When Washington was in vogue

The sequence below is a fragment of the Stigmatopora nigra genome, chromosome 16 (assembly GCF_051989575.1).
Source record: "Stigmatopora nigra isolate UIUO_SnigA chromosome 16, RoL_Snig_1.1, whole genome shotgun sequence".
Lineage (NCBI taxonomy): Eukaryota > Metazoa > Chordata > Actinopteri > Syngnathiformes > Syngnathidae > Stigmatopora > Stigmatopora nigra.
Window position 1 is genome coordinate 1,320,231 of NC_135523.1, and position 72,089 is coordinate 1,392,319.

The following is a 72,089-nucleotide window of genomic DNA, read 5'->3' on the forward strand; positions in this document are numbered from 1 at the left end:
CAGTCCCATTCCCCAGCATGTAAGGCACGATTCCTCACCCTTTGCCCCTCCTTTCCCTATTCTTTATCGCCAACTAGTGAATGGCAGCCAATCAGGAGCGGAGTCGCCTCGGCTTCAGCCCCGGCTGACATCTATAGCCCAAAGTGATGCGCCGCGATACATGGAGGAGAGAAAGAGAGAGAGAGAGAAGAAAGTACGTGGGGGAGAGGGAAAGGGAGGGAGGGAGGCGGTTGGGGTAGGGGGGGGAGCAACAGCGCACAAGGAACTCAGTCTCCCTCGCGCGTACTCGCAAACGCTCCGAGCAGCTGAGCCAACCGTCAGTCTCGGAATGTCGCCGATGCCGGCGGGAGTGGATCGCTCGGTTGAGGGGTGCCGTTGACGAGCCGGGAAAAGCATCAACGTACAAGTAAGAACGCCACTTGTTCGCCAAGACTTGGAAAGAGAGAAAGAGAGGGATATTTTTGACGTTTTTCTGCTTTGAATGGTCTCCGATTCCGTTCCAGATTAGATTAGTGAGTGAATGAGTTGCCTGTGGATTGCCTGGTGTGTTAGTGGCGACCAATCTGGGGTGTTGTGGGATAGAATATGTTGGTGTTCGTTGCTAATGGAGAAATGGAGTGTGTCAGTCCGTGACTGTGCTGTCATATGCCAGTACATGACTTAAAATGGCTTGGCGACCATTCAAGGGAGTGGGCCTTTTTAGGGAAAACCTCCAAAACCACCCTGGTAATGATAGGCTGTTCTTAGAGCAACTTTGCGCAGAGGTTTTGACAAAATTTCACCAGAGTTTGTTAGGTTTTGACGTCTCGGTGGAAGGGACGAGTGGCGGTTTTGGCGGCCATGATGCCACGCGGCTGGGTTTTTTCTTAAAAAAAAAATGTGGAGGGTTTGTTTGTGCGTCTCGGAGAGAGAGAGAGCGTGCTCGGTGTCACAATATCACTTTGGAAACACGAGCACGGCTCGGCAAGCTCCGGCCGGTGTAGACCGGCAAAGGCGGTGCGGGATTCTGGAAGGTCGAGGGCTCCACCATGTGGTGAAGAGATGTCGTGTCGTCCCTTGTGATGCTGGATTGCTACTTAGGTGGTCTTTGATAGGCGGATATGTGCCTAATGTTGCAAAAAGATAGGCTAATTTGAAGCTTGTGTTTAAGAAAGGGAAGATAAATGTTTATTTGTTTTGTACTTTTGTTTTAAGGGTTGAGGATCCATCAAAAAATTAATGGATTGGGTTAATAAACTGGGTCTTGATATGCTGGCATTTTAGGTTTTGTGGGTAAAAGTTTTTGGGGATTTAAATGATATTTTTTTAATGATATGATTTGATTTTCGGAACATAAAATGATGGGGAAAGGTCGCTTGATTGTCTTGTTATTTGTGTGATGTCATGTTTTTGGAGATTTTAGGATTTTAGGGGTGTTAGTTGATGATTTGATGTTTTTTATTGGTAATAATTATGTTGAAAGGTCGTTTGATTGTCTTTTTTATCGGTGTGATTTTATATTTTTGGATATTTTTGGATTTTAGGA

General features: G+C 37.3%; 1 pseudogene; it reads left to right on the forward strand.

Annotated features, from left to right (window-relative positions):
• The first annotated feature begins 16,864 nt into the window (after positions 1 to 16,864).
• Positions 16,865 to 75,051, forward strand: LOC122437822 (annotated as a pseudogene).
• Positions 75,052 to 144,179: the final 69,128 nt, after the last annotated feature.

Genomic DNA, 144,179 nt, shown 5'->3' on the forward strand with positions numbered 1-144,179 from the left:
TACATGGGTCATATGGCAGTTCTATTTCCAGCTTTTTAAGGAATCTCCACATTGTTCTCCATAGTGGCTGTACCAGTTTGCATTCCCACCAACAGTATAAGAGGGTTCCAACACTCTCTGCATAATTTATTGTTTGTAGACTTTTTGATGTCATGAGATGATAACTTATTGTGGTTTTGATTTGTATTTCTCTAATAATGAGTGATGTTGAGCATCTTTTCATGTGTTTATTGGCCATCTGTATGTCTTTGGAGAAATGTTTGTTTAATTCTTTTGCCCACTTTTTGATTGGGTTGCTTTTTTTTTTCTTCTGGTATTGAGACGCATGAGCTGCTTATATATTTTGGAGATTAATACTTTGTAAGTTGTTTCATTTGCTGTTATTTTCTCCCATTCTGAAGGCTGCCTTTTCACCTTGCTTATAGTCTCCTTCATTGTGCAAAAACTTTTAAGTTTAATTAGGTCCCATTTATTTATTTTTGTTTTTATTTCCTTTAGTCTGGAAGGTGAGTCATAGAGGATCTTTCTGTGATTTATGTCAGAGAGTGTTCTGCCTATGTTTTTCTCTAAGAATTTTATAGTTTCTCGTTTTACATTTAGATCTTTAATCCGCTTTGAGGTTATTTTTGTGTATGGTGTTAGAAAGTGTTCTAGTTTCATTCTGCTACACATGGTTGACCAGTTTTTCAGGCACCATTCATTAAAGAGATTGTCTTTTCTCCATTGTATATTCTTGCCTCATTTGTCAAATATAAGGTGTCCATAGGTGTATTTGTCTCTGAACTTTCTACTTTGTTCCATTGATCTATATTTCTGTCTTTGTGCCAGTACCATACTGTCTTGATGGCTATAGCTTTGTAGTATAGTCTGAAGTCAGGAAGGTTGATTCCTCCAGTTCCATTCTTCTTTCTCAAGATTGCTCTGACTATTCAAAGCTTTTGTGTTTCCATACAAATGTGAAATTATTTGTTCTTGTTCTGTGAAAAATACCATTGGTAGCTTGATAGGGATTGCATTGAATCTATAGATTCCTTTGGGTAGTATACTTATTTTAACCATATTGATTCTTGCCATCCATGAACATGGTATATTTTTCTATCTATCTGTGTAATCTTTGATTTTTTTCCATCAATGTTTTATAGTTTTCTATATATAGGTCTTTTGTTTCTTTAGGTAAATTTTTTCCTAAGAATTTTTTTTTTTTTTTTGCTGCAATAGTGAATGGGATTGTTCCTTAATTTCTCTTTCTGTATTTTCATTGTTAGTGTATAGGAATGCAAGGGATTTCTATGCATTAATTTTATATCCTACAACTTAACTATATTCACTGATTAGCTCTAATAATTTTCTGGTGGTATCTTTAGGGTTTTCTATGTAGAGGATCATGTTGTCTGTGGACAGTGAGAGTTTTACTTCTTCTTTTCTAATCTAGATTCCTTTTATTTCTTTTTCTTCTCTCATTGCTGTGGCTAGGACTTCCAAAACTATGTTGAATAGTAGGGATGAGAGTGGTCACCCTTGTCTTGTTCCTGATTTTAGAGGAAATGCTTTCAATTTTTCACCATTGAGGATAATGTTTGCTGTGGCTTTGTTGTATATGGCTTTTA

nbruce writes: "Yesterday's Wall Street Journal (January 23, 2004) reviews the novel When Washington was in vogue (Amistad), a love story that includes conflicts between bourgeois blacks and traditional working class blacks of the 1920s. It was originally serialized anonymously in The Messenger and has been issued as a book for the first time. The author, Edward Christopher Williams (1871-1929) was a librarian, playwright and teacher. According to the website about black culture in Washington DC.:"Soon after graduation [from Case Western], Williams accepted the Assistant Librarian position at his alma mater, where he initially prepared the plan of organization of the Library School and taught courses in collection development. In 1898, he not only earned a promotion to Library Director at Case Western Reserve University, but also took sabbatical in order to attend the New York State Library School in Albany.After completing the two-year Masters Degree program in one year, Williams returned to the University and continued to serve admirably. When Case Western Reserve established the Library School in 1904, Williams taught courses in Reference Work, Bibliography, Public Documents, and Book Selection.In addition to his teaching responsibilities, he was a founding member of the Ohio Library Association (OLA) and lectured at the Ohio Institute of Library workers, which held its annual meetings each year at OLA."He gave up his library career in 1909 to go into education and then became a writer, but never lost his interest in libraries, returning to the field in 1920 at Howard University."